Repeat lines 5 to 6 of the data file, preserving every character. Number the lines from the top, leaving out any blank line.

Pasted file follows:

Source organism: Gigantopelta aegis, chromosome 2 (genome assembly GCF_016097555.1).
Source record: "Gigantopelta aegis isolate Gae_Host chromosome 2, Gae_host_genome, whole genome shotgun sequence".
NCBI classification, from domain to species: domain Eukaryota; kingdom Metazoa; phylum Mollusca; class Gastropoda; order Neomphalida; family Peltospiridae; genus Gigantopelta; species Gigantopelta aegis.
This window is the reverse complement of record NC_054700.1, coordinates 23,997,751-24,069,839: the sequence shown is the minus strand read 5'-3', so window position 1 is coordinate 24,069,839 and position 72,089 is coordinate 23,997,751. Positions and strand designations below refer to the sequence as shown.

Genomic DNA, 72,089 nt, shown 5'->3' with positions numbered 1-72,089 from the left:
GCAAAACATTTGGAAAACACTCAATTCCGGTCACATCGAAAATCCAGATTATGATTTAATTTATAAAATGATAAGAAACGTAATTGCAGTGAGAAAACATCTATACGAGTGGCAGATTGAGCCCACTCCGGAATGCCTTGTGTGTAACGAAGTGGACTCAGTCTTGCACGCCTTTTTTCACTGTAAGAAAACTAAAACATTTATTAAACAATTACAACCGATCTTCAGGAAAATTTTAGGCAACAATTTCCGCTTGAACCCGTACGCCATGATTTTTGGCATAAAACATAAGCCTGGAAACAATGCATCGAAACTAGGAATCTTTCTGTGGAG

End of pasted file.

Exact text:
Genomic DNA, 72,089 nt, shown 5'->3' with positions numbered 1-72,089 from the left:
GCAAAACATTTGGAAAACACTCAATTCCGGTCACATCGAAAATCCAGATTATGATTTAATTTATAAAATGATAAGAAACGTAATTGCAGTGAGAAAACATCTATACGAGTGGCAGATTGAGCCCACTCCGGAATGCCTTGTGTGTAACGAAGTGGACTCAGTCTTGCACGCCTTTTTTCACTGTAAGAAAACTAAAACATTTATTAAACAATTACAACCGATCTTCAGGAAAATTTTAGGCAACAATTTCCGCTTGAACCCGTACGCCATGATTTTTGGCATAAAACATAAGCCTGGAAACAATGCATCGAAACTAGGAATCTTTCTGTGGAG